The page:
Some melanomas are flesh or pink in color; not always an “ugly black” or “scary brown.”

So how can we spot a pinkish-beige melanoma during self-exams of the skin?

“An amelanotic melanoma can appear pink or flesh colored and is very difficult to diagnose on clinical grounds alone,” says Adarsh Vijay Mudgil, MD, double board certified in dermatology and dermatopathology, and founder of Mudgil Dermatology in NY.

“In a high-risk individual, strong genetic history of melanoma and lots of sun damage, biopsying any new, flesh or pink colored bump is generally good practice.”

University of North Carolina Lineberger Comprehensive Cancer Center scientists wanted to find out just how to spot an amelanotic melanoma.

A melanoma that’s described as being flesh colored or the same tone as one’s skin (which can have a pink tinge) is called an amelanotic melanoma because the “a” means the opposite of, and “melanotic” refers to pigment.

Due to the relative invisibility of amelanotic melanomas, they are more often diagnosed at advanced stages when compared to tumors in a brown or dark range of hues.

This means that this particular melanoma is associated with poorer survival rates.

Pink Colored Melanoma Facts

• Sometimes referred to as “invisible” melanoma. Technically it’s not invisible, of course, but because they’re difficult to spot during an exam, they’re called invisible.

• Two to eight percent of all melanomas are amelanotic.

• Most occur in white patients and start growing as pink — which can be a light pinkish-flesh color, a pinkish red and any shade in between.

• It can even escape detection by a dermatologist conducting a routine skin exam because its color makes its irregular borders and asymmetry more difficult to notice with the naked eye.

“We wanted to identify patients at higher risk for amelanotic melanoma in whom we need to look carefully for this cancer type,” says Nancy E. Thomas, MD, in the study report.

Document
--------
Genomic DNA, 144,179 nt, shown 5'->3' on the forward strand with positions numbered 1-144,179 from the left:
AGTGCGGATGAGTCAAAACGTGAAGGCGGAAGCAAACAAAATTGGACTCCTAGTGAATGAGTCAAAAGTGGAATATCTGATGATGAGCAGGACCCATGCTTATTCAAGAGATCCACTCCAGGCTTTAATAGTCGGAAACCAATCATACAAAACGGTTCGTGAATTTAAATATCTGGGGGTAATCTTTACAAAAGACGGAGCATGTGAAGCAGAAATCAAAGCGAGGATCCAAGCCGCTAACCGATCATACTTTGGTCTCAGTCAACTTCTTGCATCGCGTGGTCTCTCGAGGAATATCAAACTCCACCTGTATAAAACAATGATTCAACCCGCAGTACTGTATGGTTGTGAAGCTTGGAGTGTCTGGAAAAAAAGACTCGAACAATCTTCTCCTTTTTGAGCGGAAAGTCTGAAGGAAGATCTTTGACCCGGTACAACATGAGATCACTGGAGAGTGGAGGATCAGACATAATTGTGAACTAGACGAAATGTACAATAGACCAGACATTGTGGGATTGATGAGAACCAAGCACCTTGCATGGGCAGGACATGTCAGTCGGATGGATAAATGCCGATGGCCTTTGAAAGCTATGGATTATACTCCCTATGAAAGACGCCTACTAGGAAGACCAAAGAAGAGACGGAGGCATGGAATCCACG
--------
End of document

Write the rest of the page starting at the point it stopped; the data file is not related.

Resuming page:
How to Detect Pink Melanoma: Study

The amelanotic melanomas of 178 patients were analyzed. People with certain traits were found to have a higher chance of having this pink tumor.

• Lack of moles on the back
• Many freckles
• Red hair, light eyes
• Inability to tan

People with red or strawberry blonde hair who cannot tan usually have the so-called peaches and cream complexion.

Blondes and even people with brown shades of hair may have this complexion as well.

This complexion has a vague pink tinge to it, and this pink gets more pronounced when the person has been in the sun without sun protection.

The more pronounced the “peaches” part of the complexion becomes, the harder it gets to detect an invisible melanoma, though again, sometimes these tumors are a dark pink or reddish.

People with these traits need to be carefully screened by a dermatologist.

If you have these associated traits, make sure to give your skin a thorough visible sweep from head to toe on a monthly basis.

Dr. Mudgil treats infant to geriatric patients, and is versed in all aspects of medical, surgical and cosmetic dermatology. He has published extensively in the medical literature plus has lectured at numerous national meetings.
Lorra Garrick has been covering medical, fitness and cybersecurity topics for many years, having written thousands of articles for print magazines and websites, including as a ghostwriter. She’s also a former ACE-certified personal trainer. 

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